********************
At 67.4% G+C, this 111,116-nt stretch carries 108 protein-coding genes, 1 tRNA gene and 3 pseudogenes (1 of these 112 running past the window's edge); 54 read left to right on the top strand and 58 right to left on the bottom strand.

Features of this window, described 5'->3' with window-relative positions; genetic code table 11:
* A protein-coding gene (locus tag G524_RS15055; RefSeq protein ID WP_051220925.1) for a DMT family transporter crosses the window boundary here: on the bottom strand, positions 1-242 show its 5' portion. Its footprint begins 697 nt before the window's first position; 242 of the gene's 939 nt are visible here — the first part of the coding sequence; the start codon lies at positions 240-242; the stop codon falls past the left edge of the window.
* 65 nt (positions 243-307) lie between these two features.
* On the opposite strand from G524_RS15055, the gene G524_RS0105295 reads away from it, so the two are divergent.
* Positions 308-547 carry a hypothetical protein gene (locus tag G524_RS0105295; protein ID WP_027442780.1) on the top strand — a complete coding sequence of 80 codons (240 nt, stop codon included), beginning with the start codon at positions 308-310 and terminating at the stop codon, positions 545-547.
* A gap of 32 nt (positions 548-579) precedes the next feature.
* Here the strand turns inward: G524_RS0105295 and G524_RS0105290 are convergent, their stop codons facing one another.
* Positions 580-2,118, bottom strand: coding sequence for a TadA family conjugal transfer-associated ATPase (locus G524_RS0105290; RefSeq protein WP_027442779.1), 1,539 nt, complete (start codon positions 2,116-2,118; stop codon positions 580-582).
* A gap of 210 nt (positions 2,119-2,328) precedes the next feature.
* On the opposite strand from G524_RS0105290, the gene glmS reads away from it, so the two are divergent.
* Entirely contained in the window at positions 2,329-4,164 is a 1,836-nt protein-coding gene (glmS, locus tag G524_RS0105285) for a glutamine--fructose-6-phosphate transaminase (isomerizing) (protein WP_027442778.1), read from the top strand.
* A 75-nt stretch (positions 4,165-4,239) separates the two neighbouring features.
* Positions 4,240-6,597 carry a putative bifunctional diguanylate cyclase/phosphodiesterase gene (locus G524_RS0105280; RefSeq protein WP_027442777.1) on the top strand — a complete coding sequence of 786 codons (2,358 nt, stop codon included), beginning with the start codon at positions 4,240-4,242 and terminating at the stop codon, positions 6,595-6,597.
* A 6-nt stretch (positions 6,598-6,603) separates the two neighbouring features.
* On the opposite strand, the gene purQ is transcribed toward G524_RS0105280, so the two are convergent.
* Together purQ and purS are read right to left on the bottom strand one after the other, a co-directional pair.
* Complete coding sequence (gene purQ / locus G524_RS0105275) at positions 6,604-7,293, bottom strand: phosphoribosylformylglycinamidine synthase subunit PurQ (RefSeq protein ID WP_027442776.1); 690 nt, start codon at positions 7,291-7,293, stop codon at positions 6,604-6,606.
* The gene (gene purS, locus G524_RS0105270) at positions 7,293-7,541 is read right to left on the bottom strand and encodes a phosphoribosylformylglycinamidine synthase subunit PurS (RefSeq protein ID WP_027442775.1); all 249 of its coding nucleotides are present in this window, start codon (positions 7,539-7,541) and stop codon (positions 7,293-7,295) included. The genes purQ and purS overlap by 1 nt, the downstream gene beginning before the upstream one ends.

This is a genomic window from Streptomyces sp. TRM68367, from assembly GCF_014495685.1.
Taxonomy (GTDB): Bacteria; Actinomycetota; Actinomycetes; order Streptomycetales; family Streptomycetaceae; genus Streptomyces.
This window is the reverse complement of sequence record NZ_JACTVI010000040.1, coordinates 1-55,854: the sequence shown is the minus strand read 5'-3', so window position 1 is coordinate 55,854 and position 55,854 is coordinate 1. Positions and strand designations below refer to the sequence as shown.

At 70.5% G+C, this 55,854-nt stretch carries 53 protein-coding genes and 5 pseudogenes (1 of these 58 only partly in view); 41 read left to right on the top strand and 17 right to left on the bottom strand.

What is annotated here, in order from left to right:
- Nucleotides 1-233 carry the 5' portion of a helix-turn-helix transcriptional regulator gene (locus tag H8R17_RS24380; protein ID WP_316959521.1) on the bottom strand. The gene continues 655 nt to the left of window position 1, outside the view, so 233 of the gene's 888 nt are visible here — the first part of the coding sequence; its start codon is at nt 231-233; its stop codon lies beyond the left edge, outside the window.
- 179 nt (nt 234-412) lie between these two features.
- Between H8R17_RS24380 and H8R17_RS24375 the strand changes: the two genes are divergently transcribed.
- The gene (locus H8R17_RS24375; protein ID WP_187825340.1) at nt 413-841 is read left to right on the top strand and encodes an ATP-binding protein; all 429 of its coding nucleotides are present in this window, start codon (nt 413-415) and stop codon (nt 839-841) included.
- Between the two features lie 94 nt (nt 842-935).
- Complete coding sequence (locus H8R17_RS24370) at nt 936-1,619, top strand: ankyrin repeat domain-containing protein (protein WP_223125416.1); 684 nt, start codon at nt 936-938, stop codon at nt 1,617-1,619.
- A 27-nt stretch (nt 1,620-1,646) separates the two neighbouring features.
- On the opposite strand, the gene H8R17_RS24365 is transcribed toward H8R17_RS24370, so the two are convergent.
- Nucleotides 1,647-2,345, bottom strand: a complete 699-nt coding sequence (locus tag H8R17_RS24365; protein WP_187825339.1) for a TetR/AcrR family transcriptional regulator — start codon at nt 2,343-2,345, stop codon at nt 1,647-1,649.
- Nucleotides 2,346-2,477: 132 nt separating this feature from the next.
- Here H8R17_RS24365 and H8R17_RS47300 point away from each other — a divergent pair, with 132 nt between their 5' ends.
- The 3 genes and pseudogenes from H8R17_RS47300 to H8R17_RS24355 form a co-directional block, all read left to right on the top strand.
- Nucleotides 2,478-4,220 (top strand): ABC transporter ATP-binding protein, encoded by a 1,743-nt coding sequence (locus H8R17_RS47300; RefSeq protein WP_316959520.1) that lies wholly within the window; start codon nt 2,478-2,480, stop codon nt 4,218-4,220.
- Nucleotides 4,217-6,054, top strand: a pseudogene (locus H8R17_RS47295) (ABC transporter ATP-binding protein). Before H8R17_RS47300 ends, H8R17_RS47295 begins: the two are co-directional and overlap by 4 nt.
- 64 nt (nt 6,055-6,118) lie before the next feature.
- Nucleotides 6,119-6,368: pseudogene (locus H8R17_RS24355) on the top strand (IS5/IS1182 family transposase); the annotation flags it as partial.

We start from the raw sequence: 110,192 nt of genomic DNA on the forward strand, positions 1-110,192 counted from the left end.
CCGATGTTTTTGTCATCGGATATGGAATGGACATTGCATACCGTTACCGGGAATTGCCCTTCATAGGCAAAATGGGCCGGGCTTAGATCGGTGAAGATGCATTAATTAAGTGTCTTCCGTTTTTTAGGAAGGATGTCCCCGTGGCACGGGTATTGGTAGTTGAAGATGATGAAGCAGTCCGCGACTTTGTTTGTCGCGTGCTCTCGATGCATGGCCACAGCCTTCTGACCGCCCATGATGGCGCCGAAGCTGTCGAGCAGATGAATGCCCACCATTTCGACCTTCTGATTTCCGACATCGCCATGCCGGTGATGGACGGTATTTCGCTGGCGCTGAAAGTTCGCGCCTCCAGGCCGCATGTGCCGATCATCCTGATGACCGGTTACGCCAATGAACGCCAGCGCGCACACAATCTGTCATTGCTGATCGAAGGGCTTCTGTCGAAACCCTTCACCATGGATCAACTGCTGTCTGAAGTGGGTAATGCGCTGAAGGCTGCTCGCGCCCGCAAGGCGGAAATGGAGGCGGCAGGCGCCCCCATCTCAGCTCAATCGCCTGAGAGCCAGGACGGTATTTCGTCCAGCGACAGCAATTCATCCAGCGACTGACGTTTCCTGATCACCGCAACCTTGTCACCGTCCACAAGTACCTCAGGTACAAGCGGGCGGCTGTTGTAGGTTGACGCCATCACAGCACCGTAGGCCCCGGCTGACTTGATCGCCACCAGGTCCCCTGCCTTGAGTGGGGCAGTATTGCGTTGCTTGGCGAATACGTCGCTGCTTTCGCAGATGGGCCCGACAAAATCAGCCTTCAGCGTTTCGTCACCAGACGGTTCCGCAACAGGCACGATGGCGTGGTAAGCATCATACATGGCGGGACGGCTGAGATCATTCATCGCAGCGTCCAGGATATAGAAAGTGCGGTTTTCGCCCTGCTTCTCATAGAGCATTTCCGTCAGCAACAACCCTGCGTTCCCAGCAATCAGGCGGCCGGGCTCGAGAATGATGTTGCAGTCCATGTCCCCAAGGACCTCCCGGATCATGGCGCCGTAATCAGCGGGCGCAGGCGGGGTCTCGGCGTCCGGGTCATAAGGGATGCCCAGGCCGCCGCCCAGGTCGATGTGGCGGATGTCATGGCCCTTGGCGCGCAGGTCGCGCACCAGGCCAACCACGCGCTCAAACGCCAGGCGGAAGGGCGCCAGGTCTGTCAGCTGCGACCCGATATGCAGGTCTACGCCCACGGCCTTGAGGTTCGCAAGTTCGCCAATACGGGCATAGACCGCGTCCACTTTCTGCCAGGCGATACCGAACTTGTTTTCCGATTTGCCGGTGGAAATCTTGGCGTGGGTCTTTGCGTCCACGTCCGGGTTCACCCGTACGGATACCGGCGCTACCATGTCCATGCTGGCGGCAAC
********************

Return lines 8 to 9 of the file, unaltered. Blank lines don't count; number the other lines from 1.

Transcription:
* Here the strand turns inward: G524_RS0105295 and G524_RS0105290 are convergent, their stop codons facing one another.
* Positions 580-2,118, bottom strand: coding sequence for a TadA family conjugal transfer-associated ATPase (locus G524_RS0105290; RefSeq protein WP_027442779.1), 1,539 nt, complete (start codon positions 2,116-2,118; stop codon positions 580-582).